Cannabinoids are flooding the market every day with more research and benefits. These cannabinoids come with many benefits for the body. Even though diseases like cancer are showing promising results as CBD is being used as a possible treatment for it. This has led to questions on the effects of cannabinoids. Just like other drugs, people tend to find the cannabinoid intoxicating and addictive. This article will examine the possibilities of the intoxication of cannabinoids.
What are Cannabinoids?
Cannabinoids are chemical compounds in cannabis and are produced by the human body. Endocannabinoids are an essential component of our bodies’ endocannabinoid system (ECS). It is mostly responsible for maintaining internal balance. Phytocannabinoids produced by the cannabis plant, mimic the functions of our endocannabinoids. They are responsible for the euphoric effects associated with THC.
The ECS helps the body maintain functional balance through its three main components. They are “messenger” molecules that our bodies synthesize. The receptors these molecules bind to. And the enzymes that break them down.
Pain, stress, appetite, energy metabolism, cardiovascular function, reward and motivation, reproduction, and sleep. These are a few of the body’s functions that cannabinoids impact by acting on the ECS. The potential health benefits of cannabinoids are numerous and include inflammation reduction and nausea control.
Types of Cannabinoids.
1. Endogenous cannabinoids
Endogenous cannabinoids are cannabinoids that the body produces. Cannabinoid receptors fall into one of two categories: CB1 and CB2. Anandamide and 2-arachidonoylglycerol (2-AG) are the body’s two most well-known endogenous cannabinoids. They seek out both CB1 and CB2 receptors. They also activate several other receptor proteins. These are those that are sensitive to heat (TRPV receptors).
2. Exogenous cannabinoids (Phytocannabinoids)
Exogenous cannabinoids, more known as Phytocannabinoids, are plant-derived types of cannabinoids. In cannabis, they are from granular trichomes covering the plant’s surface. Delta-9-tetrahydrocannabinol (THC) and cannabidiol (CBD) are not only the most well-known. They are also the most prevalent cannabis compounds.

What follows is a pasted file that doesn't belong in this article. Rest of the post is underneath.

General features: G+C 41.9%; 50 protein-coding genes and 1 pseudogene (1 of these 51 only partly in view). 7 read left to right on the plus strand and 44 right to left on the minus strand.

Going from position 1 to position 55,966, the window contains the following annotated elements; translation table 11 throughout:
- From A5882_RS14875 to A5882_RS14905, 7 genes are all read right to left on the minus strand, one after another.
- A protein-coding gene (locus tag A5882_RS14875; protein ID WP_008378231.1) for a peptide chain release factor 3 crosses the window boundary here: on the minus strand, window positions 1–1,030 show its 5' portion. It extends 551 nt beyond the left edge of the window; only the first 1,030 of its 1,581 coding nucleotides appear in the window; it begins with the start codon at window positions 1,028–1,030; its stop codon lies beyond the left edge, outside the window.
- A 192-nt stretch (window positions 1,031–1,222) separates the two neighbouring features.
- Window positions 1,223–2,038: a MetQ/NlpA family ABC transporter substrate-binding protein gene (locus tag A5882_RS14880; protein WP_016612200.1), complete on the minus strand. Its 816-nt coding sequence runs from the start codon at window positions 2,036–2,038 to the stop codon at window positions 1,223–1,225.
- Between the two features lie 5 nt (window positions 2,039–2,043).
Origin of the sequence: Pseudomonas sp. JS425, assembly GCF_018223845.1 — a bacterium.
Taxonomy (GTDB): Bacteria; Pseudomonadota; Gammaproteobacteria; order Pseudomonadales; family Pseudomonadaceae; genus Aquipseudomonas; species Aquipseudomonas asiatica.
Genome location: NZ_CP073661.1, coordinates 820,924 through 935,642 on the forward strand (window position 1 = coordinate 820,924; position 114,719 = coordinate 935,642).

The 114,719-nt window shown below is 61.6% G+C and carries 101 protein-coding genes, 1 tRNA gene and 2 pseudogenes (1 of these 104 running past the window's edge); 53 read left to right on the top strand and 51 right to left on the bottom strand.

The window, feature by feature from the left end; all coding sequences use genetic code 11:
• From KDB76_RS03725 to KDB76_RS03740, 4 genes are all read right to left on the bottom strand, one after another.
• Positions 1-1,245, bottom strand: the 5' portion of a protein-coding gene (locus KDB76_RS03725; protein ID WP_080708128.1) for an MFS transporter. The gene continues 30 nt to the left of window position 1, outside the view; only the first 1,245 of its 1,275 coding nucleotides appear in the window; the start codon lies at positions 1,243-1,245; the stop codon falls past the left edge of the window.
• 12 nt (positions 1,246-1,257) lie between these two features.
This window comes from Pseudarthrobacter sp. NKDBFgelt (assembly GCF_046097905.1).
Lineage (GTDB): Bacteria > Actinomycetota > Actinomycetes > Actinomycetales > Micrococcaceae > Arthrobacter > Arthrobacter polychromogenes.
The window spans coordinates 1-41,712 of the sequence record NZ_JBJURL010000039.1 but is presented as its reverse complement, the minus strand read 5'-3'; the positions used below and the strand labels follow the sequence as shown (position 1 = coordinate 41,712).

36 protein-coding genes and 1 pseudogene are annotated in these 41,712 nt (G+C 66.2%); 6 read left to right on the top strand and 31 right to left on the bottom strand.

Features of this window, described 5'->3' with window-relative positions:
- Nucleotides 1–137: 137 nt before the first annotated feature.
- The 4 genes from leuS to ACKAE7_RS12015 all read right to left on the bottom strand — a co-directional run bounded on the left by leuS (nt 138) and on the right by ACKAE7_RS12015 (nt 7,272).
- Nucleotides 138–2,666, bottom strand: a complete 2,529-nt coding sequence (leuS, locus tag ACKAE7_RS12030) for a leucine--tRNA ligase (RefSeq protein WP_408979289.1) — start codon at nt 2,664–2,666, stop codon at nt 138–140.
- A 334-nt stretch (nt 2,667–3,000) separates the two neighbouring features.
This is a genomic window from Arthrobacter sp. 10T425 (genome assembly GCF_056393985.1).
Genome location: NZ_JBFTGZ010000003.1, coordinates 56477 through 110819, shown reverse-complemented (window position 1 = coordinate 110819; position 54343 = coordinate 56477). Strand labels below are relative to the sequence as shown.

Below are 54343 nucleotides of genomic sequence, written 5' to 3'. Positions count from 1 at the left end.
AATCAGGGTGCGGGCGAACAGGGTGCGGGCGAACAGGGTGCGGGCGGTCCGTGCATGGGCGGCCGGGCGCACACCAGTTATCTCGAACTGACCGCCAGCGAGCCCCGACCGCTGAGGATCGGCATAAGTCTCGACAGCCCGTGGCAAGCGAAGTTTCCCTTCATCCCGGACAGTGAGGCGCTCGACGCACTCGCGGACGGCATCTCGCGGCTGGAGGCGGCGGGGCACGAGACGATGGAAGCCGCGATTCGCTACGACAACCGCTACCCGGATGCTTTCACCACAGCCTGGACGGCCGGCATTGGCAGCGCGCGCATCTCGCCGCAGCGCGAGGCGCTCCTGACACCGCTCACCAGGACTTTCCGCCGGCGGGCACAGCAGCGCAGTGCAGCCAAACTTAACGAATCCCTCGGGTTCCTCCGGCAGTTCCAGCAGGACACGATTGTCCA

As an activator of the CB1 receptor, THC is the main intoxicating component of cannabis. The cannabinoid, THC shows intoxication to increase blood flow to the prefrontal cortex. It also includes the region of the brain responsible for decision-making, attention. It also has motor skills and other executive functions. The exact nature of THC’s effects on these functions will vary from person to person. THC cannabinoids bind to CB1 receptors. It also triggers feelings of euphoria from the brain’s reward system.
CBD is the second most abundant cannabinoid found in the cannabis plant. Though non-intoxicating, CBD cannabinoids do exhibit psychoactive effects. But they are often calming rather than intoxicating. They contribute to CBD’s potential to treat anxiety, chronic pain, and seizures.
Other major cannabinoids include cannabinol (CBN), tetrahydrocannabinol acid (THCA), and cannabidiol acid (CBDA). CBN is a degrading form of THC, often in old or aging cannabis plant matter. THCA is a non-psychoactive cannabinoid that turns into THC. This is when decarboxylated, or exposed to heat. Similarly, CBD is a product of decarboxylated CBDA. More than 100 other cannabinoids have been successfully isolated from the cannabis plant. Though there is little research on their effects.